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BIOGEOCHEMICAL CYCLE

Engr. Lina D. dela Cruz Chemical Engineering Department Technological Institute of the Philippines

Biogeochemical cycle
The major part of the biosphere are connected by the flow of chemical elements and compounds. In many of these cycles, biota plays an important role. Matter from earths interior is released by volcanoes. The atmosphere exchanges some compounds and elements rapidly with the biota and the oceans. Exchange of material between rocks, soils and oceans are slower by comparison.

Biogeochemical cycle is the movement (or cycling) of matter through a system. As earth is essentially a closed system with respect to matter, all matters on earth cycles. Matter can be elements (carbon, nitrogen, oxygen), or molecules (water); so the movement of matter, for example carbon between the parts of the system is a biogeochemical cycle.

Carbon Cycle
Carbon cycle is one of the most important to humans and important to our existence due to the following: -one of the primary elements forming human tissues -necessary to plants, the basis of human food And because it is important to the climate system, which sets the background of our environment; carbon dioxide and methane are greenhouse gasses, which help global temperature

Gaseous Cycle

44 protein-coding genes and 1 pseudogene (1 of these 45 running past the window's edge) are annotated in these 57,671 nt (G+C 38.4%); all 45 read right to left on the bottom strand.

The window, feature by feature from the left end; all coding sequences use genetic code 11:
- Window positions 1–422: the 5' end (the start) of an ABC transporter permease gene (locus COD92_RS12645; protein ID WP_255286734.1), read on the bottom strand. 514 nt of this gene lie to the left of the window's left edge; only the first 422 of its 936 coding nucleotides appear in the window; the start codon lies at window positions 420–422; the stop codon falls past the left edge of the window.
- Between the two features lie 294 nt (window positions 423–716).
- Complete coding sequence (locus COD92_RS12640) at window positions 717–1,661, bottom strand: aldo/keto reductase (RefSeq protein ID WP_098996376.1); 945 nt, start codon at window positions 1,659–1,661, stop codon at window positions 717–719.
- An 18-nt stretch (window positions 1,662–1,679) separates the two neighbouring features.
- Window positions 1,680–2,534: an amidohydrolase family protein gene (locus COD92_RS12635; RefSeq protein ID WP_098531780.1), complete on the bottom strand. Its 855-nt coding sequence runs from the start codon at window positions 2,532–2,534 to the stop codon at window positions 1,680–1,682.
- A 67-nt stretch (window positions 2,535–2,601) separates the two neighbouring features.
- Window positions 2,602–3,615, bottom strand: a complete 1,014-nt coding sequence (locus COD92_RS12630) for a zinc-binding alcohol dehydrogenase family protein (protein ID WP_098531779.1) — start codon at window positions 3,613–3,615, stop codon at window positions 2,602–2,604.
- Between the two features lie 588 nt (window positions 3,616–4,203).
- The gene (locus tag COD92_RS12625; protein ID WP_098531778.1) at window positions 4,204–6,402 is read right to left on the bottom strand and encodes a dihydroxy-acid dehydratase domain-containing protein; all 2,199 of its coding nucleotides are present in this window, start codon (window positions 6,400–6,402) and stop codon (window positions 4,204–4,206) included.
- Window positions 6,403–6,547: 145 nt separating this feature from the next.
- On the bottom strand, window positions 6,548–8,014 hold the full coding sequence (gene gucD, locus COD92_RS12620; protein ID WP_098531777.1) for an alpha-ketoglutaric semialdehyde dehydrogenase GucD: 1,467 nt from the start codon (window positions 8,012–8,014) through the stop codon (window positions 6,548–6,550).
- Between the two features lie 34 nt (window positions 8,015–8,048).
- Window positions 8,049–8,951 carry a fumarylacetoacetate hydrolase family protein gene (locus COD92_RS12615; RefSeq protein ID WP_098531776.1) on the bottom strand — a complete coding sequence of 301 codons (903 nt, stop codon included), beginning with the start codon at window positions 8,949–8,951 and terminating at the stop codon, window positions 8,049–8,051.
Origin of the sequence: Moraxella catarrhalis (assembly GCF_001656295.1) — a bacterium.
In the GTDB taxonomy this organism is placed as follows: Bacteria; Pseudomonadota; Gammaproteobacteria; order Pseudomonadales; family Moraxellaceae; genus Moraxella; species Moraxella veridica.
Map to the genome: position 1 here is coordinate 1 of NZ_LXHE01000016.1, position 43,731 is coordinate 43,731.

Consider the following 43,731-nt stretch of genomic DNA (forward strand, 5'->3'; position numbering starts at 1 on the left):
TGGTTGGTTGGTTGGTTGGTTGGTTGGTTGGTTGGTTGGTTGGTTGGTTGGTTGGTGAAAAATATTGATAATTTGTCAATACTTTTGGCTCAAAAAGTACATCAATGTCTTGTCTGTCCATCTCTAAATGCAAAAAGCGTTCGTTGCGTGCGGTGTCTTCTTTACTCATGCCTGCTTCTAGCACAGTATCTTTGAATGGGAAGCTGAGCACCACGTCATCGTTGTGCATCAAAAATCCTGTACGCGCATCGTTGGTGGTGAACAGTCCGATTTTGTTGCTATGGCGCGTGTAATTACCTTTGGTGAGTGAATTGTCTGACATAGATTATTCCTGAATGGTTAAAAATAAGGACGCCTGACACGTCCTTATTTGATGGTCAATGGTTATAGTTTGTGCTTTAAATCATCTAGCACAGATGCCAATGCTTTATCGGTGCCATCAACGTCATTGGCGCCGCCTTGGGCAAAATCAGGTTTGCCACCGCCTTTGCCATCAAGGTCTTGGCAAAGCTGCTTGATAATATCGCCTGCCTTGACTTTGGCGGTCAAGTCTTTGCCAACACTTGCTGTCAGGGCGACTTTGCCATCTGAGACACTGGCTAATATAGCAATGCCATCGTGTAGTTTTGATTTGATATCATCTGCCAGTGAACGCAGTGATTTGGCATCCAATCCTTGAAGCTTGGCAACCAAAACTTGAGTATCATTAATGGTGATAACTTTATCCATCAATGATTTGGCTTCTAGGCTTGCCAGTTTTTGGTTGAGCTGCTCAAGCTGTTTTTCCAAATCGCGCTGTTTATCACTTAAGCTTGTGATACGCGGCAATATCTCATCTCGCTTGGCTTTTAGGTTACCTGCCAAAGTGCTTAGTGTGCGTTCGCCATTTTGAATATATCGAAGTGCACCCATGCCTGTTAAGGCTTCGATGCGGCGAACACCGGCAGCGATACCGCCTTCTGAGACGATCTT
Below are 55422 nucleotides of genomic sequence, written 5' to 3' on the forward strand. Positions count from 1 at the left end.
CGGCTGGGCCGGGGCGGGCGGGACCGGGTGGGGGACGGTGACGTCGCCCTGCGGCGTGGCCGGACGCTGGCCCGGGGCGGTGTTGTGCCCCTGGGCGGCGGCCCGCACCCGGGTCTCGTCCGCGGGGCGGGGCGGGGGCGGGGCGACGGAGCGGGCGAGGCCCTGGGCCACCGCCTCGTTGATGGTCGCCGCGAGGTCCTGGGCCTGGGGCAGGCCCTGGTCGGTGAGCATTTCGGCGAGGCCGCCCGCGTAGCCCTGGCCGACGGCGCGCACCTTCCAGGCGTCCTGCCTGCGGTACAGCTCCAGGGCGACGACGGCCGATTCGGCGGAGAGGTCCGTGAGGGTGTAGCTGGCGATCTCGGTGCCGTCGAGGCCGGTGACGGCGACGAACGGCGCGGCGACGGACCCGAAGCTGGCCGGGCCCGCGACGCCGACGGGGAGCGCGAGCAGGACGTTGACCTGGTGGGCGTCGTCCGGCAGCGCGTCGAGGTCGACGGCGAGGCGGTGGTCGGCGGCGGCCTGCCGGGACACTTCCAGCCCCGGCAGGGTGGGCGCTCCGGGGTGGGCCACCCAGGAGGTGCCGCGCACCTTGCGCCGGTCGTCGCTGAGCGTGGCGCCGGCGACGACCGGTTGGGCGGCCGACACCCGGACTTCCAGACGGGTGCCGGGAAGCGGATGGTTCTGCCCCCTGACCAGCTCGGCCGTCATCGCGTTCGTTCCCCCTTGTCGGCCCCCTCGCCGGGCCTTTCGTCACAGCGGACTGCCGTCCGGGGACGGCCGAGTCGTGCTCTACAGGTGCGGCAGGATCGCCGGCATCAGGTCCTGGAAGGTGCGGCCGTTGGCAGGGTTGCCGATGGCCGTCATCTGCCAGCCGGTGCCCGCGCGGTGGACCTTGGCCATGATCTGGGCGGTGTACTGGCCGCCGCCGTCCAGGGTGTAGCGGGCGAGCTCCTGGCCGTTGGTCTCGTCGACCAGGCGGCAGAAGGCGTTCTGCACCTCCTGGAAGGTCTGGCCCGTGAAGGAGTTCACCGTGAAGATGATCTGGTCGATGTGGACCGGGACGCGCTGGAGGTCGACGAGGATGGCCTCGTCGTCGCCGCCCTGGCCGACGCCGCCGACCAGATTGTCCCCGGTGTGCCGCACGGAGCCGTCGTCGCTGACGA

Carbon Cycle

Carbon cycle
Carbon in the Atmosphere Carbon is taken from the atmosphere in two ways: -when the sun is shining, plants perform photosynthesis to convert carbon dioxide into carbohydrates, releasing oxygen in the process. -At surface of oceans near poles, where water becomes cooler and able to dissolve more carbon dioxide.

Carbon cycle
Carbon can be released back to the atmosphere in many different ways: -through the respiration performed by plants and animals -through decay of animals and plant matter -through combustion of organic materials -through reactions of limestone -at the surface of the ocean where water becomes warmer, dissolved carbon dioxide is released back to atmosphere -volcanic eruption release gas in atmosphere

Carbon Cycle
Carbon in the Biosphere Autotrophs are organisms that produce their own organic compounds using carbon dioxide from air or water in which they live. They require external source of energy and they use solar radiation to produce this. Their production is called photosynthesis

Carbon in the biosphere


-burning of biomass ( forest firewood use for heating) can transfer substantial amount of carbon to the atmosphere

-carbon also leave the biosphere when dead organic matter becomes incorporated in the geosphere

Nitrogen Cycle
The nitrogen cycle is the biogeochemical cycle that describes the transformation of nitrogen and nitrogen containing compounds in nature. The basic earths atmosphere is about 78% nitrogen, making it the largest pool of nitrogen. Nitrogen is essential for many biological processes, it is in all amino acids, incorporated in proteins that make up nucleic acid such as DNA (deoxyribonucleic acid) and RNA (ribonucleic acid).

Nitrogen Cycle

Processes of the Nitrogen Cycle


A. Nitrogen Fixation three ways to convert atmospheric nitrogen gas into more reactive form: 1. Biological fixation symbiotic bacteria most often associated with leguminous plants and some free living bacteria are able to fix nitrogen and assimilate it as organic nitrogen 2. Industrial fixation- in the HABER BOSCH process, nitrogen is converted together with hydrogen gas into ammonia fertilizer 3. Combustion of fossil fuels automobile engines and thermal power plants